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Shares in private healthcare firms impacted by Budget Medicare proposals

Photo: Shares in private healthcare firms impacted by Budget Medicare proposals
The 2017 Budget saw Medicare take centre stage, as a new levy was introduced to cover the cost of disability insurance. To fund the cost of the National Disability Insurance Scheme (NDIS), a 0.5% increase in the levy paid for accessing Medicare is to be signed into law.

Although the increase won’t take full effect until July 2019, it has caused more than a little controversy. A multi-billion dollar shortfall in funding for NDIS had opened up, causing much panic for the nearly four million disabled people in Australia. Until July 2014, Medicare tax was just 1.5%, meaning that the levy someone pays for it rose by two-thirds in just five years.

As Medicare is big enough to warrant its own levy, many taxpayers will find it easy to work out how much they pay per year for accessing the service. Ordinary Australian citizens aren’t the only ones to worry about the impact of the increased Medicare levy.
Provider anxieties

Some people who have access to Medicare also have private health insurance. At the end of March 2017, 55.5% of Australian citizens had some form of private health cover. Among the biggest providers of said cover include Medibank and Bupa, both of whom have something at stake when the new Medicare levy comes in.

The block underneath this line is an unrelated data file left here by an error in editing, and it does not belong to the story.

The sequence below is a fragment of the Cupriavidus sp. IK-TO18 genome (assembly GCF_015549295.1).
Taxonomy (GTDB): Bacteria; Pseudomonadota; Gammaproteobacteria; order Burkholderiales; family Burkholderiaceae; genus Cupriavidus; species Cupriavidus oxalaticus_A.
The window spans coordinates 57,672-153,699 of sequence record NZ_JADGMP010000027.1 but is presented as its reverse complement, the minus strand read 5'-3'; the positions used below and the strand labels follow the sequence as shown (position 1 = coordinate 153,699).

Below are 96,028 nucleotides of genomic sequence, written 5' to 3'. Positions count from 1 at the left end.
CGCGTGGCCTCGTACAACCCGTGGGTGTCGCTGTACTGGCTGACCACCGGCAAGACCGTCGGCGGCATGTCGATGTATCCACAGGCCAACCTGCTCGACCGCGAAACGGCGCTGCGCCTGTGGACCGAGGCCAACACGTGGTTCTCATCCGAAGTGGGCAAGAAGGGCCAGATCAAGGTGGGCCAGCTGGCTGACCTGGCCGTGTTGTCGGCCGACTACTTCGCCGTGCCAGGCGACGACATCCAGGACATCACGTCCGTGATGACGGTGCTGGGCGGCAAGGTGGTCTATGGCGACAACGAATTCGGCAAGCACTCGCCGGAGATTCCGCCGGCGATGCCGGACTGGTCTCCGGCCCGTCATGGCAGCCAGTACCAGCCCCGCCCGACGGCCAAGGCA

Since Treasurer Scott Morrison’s Budget was announced earlier this month, the share price of Medibank on the ASX has fallen by nearly 5% to $2.82 a share. It reached a peak of over $3 per share just a couple of days after the Budget, perhaps indicating that confidence in the country’s biggest private healthcare firm has reached more realistic levels.

Other health firms have been followed a similar pattern. Ramsay Healthcare have seen their post-Budget share price fall after reaching an initial peak. Their price on the ASX fell by just under 1% from its price of $71.04 on Tuesday 8th May.

Settling down?

Now that the healthcare sector has been able to digest changes to the cost of Medicare and NDIS, a return to stability is highly likely. There have, however, been a few changes to healthcare, with some private insurers likely to benefit once the new 2.5% levy is added to Australians’ tax bills.

Looking at the initial gains made by Ramsay and Medibank, optimism that Medicare will be fully funded will give investors reassurance. After much wrangling between them and the Government, anyone trading shares with City Index will be encouraged by their future prospects.

The changes have been greeted with less cheer by GPs and some patients. Arguments about how funding changes have affected some practices are set to continue, whilst there seems to be a gap between how long it takes public and private patients to be treated in hospitals.

Until all these issues are resolved, the overall picture for healthcare in Australia will be unclear. Expect plenty of changes to take place between now and July 2019, particularly as a federal election has to be called before then. The outcome of that only adds to any potential uncertainty.

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